Lately there has been talk that Amazon also plans to offer a smart phone, with the usual cries that once again the company is getting away from its bread and butter. But in fact its bread and butter is none other than the number of worldwide visitors to the Internet and the number of those who shop at Amazon. If Amazon can just break even on products that drive customers to their site they are in effect advertising for free.
For investment purposes, the question becomes how you value a company as unique as Amazon. The company has positioned itself to continue to gain market share on the Internet, as the Internet itself is positioned to gain market share from brick and mortar retailers.
The biggest source of both revenue and profit growth will come from AWS and third parties. And here the room for growth is enormous and will keep feeding on itself. With the ratio of high-margin to low-margin growth rising fairly sharply, we are tagging this year as a point of inflection - a year in which bottom line profits begin to take off. We are targeting 2013 results of at least $3.50 a share, more than double the expected 2012 results. By 2017 profits could easily top $15 a share - a better than 30 percent five year rate.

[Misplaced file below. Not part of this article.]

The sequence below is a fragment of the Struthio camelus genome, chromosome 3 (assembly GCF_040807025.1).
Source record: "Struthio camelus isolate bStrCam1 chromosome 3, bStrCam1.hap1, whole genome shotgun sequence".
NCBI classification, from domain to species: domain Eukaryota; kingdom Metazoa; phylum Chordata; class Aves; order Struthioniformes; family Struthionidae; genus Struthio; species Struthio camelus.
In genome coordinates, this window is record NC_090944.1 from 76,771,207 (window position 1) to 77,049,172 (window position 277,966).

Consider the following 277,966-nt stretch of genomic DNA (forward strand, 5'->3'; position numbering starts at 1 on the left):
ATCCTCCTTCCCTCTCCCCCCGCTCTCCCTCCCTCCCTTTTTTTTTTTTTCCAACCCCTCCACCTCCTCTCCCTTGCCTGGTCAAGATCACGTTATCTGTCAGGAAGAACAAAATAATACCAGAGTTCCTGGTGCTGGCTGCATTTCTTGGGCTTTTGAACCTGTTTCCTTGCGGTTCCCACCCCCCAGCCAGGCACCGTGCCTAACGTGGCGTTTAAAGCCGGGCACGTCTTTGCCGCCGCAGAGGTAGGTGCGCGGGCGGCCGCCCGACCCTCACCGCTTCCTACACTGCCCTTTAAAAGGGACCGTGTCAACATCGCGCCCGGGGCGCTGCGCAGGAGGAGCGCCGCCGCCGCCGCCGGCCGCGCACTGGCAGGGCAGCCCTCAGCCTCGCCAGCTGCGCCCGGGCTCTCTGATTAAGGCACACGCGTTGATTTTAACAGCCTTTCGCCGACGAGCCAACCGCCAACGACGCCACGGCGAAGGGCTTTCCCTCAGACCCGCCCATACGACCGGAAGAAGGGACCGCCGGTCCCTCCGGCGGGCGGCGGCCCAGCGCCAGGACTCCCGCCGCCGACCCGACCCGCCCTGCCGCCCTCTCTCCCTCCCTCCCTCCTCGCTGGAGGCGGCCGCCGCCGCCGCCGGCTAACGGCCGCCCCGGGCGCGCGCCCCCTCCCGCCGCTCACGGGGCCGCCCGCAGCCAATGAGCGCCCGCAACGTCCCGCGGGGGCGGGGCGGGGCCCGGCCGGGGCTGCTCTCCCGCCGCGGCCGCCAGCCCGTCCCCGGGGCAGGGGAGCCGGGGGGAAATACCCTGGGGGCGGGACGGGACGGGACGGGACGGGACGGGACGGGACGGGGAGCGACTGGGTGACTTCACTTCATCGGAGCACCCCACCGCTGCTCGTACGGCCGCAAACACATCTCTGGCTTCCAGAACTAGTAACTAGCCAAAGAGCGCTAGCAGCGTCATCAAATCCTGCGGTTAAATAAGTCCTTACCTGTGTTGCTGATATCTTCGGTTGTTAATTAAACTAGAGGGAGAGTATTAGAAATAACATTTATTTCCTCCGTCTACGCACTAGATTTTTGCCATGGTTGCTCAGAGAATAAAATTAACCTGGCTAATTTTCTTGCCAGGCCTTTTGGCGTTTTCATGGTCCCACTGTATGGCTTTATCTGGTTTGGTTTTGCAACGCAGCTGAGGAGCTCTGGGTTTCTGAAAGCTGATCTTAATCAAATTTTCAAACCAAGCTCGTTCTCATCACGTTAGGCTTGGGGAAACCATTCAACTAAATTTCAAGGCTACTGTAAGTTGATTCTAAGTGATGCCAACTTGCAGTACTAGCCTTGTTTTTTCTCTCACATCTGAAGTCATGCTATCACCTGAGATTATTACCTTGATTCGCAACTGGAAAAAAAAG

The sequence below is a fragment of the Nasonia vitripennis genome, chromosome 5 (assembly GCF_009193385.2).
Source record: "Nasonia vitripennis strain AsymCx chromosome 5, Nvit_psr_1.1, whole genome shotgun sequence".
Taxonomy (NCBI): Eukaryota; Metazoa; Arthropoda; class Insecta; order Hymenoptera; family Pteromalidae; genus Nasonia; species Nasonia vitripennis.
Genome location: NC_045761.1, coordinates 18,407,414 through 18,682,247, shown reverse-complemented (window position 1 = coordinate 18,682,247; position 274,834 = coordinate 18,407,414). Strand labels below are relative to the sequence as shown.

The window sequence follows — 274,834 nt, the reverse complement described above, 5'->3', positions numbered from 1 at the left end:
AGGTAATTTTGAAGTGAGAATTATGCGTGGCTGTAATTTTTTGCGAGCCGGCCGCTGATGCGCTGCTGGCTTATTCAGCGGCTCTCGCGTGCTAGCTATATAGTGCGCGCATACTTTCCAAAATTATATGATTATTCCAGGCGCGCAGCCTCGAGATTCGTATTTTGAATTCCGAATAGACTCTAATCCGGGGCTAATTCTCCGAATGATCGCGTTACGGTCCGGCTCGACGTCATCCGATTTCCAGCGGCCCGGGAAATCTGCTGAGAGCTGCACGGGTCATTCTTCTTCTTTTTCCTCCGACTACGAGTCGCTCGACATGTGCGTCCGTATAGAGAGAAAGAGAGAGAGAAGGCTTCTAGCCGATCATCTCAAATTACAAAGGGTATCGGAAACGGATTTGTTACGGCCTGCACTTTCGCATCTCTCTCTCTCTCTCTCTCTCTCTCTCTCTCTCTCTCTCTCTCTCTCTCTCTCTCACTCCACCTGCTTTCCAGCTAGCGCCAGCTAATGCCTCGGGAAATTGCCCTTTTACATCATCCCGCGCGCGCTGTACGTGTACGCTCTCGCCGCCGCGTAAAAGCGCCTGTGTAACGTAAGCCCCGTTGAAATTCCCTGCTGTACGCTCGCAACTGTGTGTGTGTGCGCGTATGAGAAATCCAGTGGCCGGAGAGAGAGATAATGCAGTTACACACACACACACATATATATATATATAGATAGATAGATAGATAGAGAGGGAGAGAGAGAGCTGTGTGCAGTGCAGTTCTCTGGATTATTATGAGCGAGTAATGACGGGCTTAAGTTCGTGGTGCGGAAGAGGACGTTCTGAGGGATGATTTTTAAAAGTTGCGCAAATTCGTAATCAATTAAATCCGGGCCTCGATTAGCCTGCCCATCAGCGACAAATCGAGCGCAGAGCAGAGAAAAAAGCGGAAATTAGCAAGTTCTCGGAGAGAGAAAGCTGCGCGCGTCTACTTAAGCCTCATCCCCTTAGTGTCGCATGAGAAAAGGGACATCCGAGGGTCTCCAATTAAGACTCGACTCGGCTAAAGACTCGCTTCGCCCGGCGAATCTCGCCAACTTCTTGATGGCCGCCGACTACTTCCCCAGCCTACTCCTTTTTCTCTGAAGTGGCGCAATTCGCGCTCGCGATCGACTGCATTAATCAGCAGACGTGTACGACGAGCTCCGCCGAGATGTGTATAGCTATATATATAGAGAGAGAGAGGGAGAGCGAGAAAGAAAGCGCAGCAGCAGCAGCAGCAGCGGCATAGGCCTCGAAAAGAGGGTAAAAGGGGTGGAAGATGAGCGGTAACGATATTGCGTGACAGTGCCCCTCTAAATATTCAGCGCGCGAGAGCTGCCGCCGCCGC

Given that the scale of the company involves the virtuous circle, any limitations are based on the amount of potential Internet shopping as much as anything else. In this regard, projecting 2017-2022 growth in excess of 20 percent does not seem a stretch. And that would leave the company trading at roughly five times profits 10 years forward, and while slower growing, still one of the most powerful franchises in world markets.
Clearly any high-multiple stock is going to be vulnerable to big shocks if a quarter does not live up to expectations. And whenever Amazon sees a way of driving more customers to its site, it could spend more than analysts anticipate, leading to a disappointment.
But based on the analysis we have provided here, our advice is to buy the stock and add to positions whenever prices dip.
Disclosure: I have no positions in any stocks mentioned, and no plans to initiate any positions within the next 72 hours. I wrote this article myself, and it expresses my own opinions. I am not receiving compensation for it. I have no business relationship with any company whose stock is mentioned in this article.